This connector, fitted to the motherboard of some Mac OS computers, lets you install an extra card for compressing or decompressing digital audio and video material. This type of card is often used for 24-bit video processing, providing support for a range of video formats, including YUV, JPEG, MPEG, DVI or H.261. Some machines come with such a card already fitted.
Also known as a Perch slot, this only appears on the ‘A’ version iMac, hidden behind a panel near other sockets. Although unsupported by Apple, it’s used by some third-party products. Unlike the PCI Mezzanine Card (PMC) or Personality Slot found in desktop PCs, which uses four 64-way sockets, this has a 160-way socket conforming to the PCI electrical standard.
This kind of slot was fitted in later 680x0-based Macs. With suitable hardware, up to 15 cards can be accommodated, each with an address numbers from
14, the computer itself having the number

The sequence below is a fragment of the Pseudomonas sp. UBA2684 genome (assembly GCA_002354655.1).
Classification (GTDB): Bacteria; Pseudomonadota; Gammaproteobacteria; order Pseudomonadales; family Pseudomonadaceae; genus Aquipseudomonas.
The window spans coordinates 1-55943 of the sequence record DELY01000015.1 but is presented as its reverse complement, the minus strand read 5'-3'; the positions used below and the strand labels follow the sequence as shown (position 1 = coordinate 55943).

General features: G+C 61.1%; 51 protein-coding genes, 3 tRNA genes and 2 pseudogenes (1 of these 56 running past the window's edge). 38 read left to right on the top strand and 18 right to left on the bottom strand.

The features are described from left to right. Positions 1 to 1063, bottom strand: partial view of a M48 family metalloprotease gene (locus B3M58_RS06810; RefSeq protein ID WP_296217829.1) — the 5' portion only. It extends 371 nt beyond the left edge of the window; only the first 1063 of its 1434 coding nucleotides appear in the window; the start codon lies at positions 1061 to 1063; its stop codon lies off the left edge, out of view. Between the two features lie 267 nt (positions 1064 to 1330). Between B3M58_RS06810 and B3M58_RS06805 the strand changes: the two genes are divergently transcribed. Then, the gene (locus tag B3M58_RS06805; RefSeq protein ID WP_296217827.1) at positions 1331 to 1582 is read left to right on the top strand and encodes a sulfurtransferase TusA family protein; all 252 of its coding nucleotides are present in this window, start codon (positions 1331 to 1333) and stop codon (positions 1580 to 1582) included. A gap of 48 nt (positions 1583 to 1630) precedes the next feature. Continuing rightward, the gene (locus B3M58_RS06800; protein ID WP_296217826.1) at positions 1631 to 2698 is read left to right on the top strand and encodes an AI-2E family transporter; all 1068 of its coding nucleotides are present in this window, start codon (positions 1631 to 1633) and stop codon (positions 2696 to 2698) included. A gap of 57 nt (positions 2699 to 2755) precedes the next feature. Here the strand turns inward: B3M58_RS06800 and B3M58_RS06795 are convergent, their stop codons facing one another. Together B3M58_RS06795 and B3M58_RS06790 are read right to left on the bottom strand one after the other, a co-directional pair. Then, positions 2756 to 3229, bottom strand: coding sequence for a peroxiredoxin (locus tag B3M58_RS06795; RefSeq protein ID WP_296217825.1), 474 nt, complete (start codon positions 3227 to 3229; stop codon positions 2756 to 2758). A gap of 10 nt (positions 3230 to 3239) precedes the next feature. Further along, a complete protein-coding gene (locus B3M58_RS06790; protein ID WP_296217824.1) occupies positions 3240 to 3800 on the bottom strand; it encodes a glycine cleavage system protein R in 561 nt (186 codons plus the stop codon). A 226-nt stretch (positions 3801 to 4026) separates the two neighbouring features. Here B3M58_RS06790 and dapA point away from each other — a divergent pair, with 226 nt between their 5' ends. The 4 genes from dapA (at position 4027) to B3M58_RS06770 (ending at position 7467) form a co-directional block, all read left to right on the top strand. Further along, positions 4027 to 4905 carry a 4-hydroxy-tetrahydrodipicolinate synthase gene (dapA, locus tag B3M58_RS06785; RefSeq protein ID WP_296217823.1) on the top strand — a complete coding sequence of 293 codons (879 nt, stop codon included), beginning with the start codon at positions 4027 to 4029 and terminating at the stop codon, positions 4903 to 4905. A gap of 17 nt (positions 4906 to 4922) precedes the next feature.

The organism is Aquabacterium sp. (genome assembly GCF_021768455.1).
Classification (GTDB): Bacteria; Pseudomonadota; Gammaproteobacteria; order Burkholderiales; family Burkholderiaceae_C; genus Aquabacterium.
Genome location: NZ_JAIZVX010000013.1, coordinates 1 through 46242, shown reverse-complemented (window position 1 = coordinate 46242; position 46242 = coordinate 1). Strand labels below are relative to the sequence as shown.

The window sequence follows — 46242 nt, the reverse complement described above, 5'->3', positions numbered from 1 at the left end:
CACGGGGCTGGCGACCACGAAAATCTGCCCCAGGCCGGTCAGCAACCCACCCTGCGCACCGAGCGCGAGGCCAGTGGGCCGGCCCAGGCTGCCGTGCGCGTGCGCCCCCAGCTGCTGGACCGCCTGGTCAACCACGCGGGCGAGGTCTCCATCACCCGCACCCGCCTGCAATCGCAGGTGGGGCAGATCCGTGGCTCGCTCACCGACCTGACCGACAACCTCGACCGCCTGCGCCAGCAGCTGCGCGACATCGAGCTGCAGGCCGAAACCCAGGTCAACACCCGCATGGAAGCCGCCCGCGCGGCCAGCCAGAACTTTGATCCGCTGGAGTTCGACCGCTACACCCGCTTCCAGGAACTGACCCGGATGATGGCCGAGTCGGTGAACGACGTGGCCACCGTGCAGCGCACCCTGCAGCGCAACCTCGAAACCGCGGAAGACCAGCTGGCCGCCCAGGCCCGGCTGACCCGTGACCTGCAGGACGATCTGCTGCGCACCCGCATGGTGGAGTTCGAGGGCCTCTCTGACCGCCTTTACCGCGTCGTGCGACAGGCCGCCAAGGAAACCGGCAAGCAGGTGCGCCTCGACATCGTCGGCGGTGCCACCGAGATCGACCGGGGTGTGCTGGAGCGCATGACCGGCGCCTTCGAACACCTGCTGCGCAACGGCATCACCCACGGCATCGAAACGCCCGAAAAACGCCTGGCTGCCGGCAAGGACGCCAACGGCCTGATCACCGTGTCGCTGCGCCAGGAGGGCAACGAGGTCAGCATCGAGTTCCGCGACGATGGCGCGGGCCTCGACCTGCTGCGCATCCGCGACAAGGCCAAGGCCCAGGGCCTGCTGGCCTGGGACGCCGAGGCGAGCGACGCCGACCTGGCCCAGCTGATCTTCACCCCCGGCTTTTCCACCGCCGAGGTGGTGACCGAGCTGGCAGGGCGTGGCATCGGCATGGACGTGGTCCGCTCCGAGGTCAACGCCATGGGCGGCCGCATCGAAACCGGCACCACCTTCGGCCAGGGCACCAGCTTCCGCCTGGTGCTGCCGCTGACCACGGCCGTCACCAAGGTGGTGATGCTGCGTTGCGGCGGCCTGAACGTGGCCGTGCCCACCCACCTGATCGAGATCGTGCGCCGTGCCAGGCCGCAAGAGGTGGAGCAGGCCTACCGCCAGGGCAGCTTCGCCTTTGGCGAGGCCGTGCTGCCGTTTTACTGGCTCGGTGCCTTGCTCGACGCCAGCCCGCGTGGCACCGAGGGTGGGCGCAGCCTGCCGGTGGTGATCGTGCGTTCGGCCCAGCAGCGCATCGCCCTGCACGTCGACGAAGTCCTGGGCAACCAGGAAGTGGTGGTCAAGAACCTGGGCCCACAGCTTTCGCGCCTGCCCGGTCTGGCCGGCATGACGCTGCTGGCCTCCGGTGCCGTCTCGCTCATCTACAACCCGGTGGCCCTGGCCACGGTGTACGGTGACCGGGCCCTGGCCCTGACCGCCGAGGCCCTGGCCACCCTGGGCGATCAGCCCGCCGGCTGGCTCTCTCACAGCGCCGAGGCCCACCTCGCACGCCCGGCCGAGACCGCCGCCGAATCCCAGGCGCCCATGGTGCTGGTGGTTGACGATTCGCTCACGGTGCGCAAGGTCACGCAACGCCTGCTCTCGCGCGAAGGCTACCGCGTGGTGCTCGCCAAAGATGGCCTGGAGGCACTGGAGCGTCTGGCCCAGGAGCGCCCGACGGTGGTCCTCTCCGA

15. Up to eight 12-inch cards of the NuBus 87 variety can be accommodated in a Mac II.
Although the cards talk to the processor at 3 MB/s, they correspond with each other at between 10 and 20 MB/s. The backwards-compatible NuBus 90 card, introduced with the Quadra 700 and 900, runs at 30 MB/s. Unfortunately, the speed reverts to the slower rate if a NuBus 87 card is present.
The PD slot or PDS is the oldest form of expansion slot. It uses a special 96-way DIN connector, giving direct access to the data lines and address lines of the 680x0 processor used in older Mac OS machines. Different types of PDS are used for different processors, so you must have the correct type of card to suit the machine. The 16-bit forms of PDS include SE-Bus (Mac SE), 030 Direct Slot (Mac SE/30), PDS (Mac Portable) and 020 Direct Slot (Mac LC).
Various slots have been fitted in PCs over the years. With the notable exceptions of AGP and PCI (see above), none are normally used with Mac OS computers. The less common formats are listed below.